Thank You, Frances

“Sorry about your friend,” my son said. My wife must have explained to him why, earlier that day, I’d been curled up in the corner of the kitchen, sobbing uncontrollably. 

“Thanks, buddy,” I told him.

“Who was she?” he asked.

I paused for a moment. I felt ill-equipped to explain a person’s life, especially a life like Frances’s, in just a few words, let alone to a little boy who had never met her.

“Well,” I began, “Her name was Frances…”

Frances was my first Women’s Studies teacher at Langara College. I won’t go into the details of what led me to Women’s Studies but it was an epiphany I had while sitting in a movie theatre watching A League of Their Own. Not even kidding. The important part is, I was 22 and decided to take Women’s Studies, followed by film school, so I could become a filmmaker and tell women’s stories. I had no idea what those stories were but figured Women’s Studies was a good place to find them. For me, it ended up being the academic equivalent of popping into a two year meditation retreat saying, “Listen, I’m looking for some tips on relaxing a little”. To say I got more than I’d bargained for is an understatement and I am still grateful pretty much daily for the life-changing experience that was my time at Langara.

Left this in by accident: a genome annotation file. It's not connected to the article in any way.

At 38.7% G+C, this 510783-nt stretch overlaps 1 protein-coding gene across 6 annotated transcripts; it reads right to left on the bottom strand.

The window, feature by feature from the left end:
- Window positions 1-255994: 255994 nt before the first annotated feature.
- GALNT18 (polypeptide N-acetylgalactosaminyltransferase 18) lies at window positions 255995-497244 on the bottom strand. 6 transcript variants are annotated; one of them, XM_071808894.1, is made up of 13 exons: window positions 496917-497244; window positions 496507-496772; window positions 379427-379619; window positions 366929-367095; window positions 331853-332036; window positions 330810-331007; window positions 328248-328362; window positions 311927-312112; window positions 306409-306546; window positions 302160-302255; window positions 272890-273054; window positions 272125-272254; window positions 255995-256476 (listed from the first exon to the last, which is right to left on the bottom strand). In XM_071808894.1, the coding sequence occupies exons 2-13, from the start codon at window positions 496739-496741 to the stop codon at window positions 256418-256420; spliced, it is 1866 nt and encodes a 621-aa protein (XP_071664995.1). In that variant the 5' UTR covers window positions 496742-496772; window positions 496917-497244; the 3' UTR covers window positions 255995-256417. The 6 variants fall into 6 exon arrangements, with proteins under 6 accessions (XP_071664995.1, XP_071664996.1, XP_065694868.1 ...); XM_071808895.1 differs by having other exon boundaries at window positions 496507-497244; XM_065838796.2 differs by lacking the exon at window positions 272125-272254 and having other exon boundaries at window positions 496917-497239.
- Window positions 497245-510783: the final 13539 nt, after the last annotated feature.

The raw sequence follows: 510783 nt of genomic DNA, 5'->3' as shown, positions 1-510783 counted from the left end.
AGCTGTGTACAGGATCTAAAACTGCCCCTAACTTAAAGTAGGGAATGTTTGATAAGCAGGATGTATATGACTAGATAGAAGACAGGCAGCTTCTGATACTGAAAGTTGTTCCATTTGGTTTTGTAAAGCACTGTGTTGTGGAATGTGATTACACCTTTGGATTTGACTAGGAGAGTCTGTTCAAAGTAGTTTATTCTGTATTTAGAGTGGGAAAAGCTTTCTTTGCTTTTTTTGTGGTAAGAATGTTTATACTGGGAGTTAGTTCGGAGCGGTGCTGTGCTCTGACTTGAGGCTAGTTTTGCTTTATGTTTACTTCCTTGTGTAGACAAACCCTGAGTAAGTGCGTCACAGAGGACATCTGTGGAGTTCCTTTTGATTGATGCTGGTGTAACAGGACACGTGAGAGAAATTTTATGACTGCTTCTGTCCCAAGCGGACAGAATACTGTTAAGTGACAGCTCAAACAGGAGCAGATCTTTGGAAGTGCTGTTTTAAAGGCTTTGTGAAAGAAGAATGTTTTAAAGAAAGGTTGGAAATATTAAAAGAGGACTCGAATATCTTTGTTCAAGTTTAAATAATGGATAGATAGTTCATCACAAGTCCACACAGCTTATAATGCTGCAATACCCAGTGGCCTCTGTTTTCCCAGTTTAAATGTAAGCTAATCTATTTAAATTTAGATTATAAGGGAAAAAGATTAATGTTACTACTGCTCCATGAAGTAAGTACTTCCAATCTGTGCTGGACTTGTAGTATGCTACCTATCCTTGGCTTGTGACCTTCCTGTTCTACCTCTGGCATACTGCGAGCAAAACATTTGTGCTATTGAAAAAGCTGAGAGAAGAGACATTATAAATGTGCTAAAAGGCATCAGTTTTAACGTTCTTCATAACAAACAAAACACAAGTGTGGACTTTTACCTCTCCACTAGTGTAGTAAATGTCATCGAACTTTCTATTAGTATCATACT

Frances was a huge part of that. It would take the length of a two-year college program for me to try and explain all that Frances taught me during my time at Langara but it was more than just feminism. It was how to stand up and be counted as a feminist. The older I get, the more those lessons sink into my bones. Thank you, Frances.